SANTA CLARA, Calif. — About an hour before the Pac-12 championship game kicked off Friday, conference commissioner Larry Scott tried to make the case that USC still had a route to the College Football Playoff.
“When I look at the landscape this year, I don’t think there is a one-loss, non-champion out there that would trump a two-loss champion from the Pac-12,” he said.
Put mildly, it was wishful thinking.
USC came into the game ranked No. 10 in the playoff rankings, five spots behind one-loss Alabama, which won’t be playing for the SEC title on Saturday. To any casual observer, it was clear USC was stuck behind the Crimson Tide, regardless of how it played against No. 12 Stanford. And unlike Alabama, there wasn’t a possible combination of championship game results to vault USC into the top four.
After the Trojans’ 31-28 victory, of course, nothing changed. Their first conference title since 2008 should be celebrated, and they’ll get a nice reward in a New Year’s Six bowl, but that’s where things will end this season for USC — and likely for quarterback Sam Darnold in a Trojans uniform.
Still, USC coach Clay Helton made his case.
“There are going to be a lot of games that happen tomorrow that are going to decide the future for a lot of football teams,” he said. “But we sit here with 11 wins. We sit here as a conference champion. We sit here with an unbelievable strength of schedule, and had the opportunity to show on national TV — I think we were the only game on — who we are.
“Obviously, the reality is we’ll need some help. But if you look up and there’s four teams that are two-loss champions, conference champions, I think we deserve to be in the discussion, especially the way these guys finished the season.”
Darnold completed 17 of 24 passes for 325 yards with a pair of touchdowns — earning game MVP honors — and Ronald Jones II ran for 140 yards and two scores on 30 carries as the Trojans (11-2) became the first Pac-12 South team to win the conference title game in the seven years it has existed. Michael Pittman Jr. racked up 146 yards and a touchdown on seven receptions.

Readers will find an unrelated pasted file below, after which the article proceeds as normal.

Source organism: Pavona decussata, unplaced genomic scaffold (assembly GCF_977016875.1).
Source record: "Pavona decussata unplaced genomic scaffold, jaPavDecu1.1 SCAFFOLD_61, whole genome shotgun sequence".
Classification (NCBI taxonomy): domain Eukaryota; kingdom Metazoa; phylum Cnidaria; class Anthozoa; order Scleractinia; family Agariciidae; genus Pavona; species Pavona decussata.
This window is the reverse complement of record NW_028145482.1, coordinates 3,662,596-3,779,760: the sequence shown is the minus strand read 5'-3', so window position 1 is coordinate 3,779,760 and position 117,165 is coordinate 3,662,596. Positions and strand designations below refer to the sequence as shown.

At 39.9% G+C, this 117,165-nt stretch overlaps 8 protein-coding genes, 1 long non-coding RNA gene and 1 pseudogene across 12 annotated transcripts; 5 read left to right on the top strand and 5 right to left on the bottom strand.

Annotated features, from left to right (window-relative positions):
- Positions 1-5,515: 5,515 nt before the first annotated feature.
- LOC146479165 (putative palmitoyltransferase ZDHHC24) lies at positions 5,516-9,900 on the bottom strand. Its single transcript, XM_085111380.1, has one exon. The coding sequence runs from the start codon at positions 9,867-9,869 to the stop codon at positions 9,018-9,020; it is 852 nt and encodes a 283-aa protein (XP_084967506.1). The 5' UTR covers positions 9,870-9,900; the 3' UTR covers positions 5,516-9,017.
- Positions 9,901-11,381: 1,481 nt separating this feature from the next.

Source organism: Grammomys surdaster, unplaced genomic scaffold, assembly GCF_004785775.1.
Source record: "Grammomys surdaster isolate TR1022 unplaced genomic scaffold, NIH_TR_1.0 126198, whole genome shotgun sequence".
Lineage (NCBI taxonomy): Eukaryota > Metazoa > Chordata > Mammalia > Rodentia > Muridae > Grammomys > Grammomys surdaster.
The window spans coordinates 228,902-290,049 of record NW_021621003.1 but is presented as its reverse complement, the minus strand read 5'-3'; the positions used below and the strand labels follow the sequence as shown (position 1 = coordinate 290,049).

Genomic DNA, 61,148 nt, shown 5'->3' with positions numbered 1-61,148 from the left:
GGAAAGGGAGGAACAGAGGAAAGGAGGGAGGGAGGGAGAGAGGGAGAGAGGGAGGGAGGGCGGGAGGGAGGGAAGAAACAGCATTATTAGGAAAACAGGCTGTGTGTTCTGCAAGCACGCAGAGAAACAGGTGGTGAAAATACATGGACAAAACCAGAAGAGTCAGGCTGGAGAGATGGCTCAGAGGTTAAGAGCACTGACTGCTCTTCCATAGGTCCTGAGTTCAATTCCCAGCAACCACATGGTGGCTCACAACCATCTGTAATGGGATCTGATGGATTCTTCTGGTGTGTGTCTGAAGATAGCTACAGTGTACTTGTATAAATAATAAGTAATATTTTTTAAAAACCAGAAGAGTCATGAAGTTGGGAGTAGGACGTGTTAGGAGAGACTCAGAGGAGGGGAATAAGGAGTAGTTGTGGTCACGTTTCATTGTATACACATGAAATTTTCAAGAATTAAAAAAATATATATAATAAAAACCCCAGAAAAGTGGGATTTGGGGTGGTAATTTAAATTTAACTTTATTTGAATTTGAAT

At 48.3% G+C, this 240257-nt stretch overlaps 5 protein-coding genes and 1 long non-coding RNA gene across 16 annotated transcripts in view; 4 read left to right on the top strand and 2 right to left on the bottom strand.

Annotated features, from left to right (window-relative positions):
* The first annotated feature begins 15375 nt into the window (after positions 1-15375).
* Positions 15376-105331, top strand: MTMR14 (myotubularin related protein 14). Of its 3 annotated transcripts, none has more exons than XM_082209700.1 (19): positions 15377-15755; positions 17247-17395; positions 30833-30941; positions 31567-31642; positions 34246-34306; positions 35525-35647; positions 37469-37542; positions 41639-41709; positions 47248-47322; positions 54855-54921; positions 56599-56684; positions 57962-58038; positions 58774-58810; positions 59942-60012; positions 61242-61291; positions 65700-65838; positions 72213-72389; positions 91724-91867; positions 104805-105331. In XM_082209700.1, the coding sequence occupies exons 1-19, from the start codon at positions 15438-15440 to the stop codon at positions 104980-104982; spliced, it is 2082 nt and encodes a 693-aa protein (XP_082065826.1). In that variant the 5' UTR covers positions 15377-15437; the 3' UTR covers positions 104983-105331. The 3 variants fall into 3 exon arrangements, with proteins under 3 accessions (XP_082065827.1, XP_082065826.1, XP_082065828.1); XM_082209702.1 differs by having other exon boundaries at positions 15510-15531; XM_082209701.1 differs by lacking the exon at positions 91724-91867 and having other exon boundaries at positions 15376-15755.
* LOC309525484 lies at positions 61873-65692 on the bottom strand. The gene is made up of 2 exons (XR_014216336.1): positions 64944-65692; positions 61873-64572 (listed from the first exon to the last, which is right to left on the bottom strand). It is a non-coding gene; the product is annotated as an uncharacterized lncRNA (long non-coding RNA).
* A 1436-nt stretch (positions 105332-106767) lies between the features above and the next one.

That the Pac-12 commissioner lobbied for a Pac-12 team in the playoff conversation wasn’t surprising, but Scott’s stance on his two-loss champion was too little, too late. In fact, it’s fair to look at the schedule the conference handed USC this season — which included 12 consecutive weeks without a bye — and come away thinking it contributed to the Trojans finishing on the outside looking in.
When USC went to Pullman to play Washington State on Sept. 29 — a Friday — it was the second of back-to-back road games on a short week against a ranked team that hadn’t played on the road all season. The Trojans were undermanned due to injuries, were outplayed and lost 30-27 to the Cougars.
USC wasn’t the only Pac-12 contender that lost under similar circumstances this season. Washington and Washington State also lost Friday night road games after playing on the road the week before. It was an obvious scheduling flaw that never should have been allowed in the first place, and it was something Scott acknowledged by announcing a change to the scheduling procedure.
“We added a parameter that says you cannot schedule a team to play a Friday night road game after a Saturday road game,” Scott said. “Hindsight’s 20/20. If we could re-engineer some things, there would probably be a long list of things we’d do differently.
“But, you know, no one’s got the benefit of doing that.”